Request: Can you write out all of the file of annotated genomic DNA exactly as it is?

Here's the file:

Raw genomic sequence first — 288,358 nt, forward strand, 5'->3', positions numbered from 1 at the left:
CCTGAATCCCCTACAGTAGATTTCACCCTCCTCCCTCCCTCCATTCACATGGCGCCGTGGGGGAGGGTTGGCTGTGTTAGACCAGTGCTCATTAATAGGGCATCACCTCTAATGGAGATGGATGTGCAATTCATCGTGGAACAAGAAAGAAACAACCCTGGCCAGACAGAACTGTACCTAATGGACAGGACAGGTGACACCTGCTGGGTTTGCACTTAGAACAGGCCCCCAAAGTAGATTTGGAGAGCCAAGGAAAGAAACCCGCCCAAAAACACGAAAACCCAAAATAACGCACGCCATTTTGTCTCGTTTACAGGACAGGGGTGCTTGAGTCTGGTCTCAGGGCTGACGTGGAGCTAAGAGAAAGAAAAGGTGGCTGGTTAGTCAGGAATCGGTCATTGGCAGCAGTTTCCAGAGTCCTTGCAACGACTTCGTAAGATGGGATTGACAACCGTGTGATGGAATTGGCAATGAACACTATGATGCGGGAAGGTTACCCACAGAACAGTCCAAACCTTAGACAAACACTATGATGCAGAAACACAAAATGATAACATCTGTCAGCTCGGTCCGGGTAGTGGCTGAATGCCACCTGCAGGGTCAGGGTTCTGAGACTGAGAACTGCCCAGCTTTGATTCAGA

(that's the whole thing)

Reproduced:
Raw genomic sequence first — 288,358 nt, forward strand, 5'->3', positions numbered from 1 at the left:
CCTGAATCCCCTACAGTAGATTTCACCCTCCTCCCTCCCTCCATTCACATGGCGCCGTGGGGGAGGGTTGGCTGTGTTAGACCAGTGCTCATTAATAGGGCATCACCTCTAATGGAGATGGATGTGCAATTCATCGTGGAACAAGAAAGAAACAACCCTGGCCAGACAGAACTGTACCTAATGGACAGGACAGGTGACACCTGCTGGGTTTGCACTTAGAACAGGCCCCCAAAGTAGATTTGGAGAGCCAAGGAAAGAAACCCGCCCAAAAACACGAAAACCCAAAATAACGCACGCCATTTTGTCTCGTTTACAGGACAGGGGTGCTTGAGTCTGGTCTCAGGGCTGACGTGGAGCTAAGAGAAAGAAAAGGTGGCTGGTTAGTCAGGAATCGGTCATTGGCAGCAGTTTCCAGAGTCCTTGCAACGACTTCGTAAGATGGGATTGACAACCGTGTGATGGAATTGGCAATGAACACTATGATGCGGGAAGGTTACCCACAGAACAGTCCAAACCTTAGACAAACACTATGATGCAGAAACACAAAATGATAACATCTGTCAGCTCGGTCCGGGTAGTGGCTGAATGCCACCTGCAGGGTCAGGGTTCTGAGACTGAGAACTGCCCAGCTTTGATTCAGA